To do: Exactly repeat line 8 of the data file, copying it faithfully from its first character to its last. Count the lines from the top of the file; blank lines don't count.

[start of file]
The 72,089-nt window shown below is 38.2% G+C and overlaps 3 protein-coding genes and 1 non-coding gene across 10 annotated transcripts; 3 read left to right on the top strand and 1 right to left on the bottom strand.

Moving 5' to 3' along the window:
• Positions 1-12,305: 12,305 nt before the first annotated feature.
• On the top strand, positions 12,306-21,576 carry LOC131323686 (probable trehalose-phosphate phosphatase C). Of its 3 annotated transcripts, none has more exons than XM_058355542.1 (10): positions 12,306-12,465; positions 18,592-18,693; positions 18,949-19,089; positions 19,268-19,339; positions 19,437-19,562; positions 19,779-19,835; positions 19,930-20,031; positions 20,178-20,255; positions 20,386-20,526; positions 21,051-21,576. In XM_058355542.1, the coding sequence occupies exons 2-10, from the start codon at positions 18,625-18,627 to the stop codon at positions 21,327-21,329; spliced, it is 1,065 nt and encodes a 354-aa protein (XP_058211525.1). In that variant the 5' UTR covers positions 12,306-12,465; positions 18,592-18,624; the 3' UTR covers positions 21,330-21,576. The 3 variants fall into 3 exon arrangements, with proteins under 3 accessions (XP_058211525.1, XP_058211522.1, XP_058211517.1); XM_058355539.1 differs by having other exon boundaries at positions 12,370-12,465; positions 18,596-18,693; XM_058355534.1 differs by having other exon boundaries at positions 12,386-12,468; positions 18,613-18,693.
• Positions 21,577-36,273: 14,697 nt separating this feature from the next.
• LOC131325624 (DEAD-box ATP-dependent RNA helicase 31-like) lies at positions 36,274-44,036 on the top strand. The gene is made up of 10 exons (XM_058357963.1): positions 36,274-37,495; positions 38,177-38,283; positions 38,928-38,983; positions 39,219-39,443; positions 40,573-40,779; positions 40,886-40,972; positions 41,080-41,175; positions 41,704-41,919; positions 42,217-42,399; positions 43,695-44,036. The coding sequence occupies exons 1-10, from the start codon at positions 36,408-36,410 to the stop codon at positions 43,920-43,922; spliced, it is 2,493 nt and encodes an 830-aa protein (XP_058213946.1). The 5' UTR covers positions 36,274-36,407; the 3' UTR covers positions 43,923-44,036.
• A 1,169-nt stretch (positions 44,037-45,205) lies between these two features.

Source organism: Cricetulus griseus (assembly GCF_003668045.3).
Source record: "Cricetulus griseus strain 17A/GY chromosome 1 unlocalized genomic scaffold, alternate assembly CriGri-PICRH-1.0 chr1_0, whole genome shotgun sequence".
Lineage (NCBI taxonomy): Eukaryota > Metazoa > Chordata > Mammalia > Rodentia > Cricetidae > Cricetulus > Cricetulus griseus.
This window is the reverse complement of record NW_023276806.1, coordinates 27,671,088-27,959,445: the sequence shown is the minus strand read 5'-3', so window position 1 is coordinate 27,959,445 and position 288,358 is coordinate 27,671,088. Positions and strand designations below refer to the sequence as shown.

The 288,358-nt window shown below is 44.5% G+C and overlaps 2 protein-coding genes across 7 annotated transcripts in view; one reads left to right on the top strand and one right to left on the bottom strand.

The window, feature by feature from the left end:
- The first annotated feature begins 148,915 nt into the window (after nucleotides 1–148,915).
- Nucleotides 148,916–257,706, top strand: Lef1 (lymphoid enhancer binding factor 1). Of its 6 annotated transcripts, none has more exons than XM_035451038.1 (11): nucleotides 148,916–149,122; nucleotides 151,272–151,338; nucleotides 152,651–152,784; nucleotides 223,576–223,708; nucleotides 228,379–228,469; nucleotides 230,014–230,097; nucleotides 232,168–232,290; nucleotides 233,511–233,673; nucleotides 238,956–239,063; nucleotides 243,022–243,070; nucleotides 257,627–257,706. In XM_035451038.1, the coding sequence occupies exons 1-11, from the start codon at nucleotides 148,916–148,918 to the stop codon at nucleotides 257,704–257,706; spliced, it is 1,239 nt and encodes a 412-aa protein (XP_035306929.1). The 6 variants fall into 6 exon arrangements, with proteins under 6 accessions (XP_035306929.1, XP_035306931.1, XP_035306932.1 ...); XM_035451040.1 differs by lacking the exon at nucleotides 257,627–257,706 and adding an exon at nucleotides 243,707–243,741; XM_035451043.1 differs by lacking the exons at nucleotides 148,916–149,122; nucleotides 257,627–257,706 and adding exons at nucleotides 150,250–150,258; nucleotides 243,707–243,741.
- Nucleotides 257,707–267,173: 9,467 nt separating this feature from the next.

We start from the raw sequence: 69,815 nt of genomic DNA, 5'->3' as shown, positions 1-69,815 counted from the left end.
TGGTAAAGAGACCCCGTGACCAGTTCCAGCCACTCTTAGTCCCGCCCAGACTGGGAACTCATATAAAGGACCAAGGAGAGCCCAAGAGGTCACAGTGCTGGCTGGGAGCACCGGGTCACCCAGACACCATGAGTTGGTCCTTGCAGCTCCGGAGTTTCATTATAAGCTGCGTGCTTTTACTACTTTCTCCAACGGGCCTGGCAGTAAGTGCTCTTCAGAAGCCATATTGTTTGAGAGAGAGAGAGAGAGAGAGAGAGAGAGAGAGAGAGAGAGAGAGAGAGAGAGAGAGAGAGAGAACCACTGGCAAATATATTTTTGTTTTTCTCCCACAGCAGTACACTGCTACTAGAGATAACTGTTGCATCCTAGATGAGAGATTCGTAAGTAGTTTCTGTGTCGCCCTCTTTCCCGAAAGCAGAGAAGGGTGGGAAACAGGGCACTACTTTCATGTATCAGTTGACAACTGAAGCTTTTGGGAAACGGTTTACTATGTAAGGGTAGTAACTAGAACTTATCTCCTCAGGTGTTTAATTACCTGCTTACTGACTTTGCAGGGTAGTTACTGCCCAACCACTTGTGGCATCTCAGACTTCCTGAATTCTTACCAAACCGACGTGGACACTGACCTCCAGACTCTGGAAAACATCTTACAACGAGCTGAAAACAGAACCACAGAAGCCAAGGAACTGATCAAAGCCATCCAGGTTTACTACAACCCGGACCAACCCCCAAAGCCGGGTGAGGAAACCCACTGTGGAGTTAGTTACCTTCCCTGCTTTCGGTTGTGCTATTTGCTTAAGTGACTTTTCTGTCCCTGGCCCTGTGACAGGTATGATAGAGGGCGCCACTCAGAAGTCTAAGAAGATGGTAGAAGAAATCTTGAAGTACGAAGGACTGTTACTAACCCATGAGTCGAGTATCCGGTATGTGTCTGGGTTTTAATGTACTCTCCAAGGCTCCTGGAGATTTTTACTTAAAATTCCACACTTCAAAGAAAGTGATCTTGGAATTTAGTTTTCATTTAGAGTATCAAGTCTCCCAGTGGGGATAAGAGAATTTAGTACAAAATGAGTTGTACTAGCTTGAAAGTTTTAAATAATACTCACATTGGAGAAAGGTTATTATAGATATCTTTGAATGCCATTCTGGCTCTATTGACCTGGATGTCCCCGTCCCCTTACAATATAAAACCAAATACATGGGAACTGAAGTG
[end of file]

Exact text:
Source organism: Cricetulus griseus (assembly GCF_003668045.3).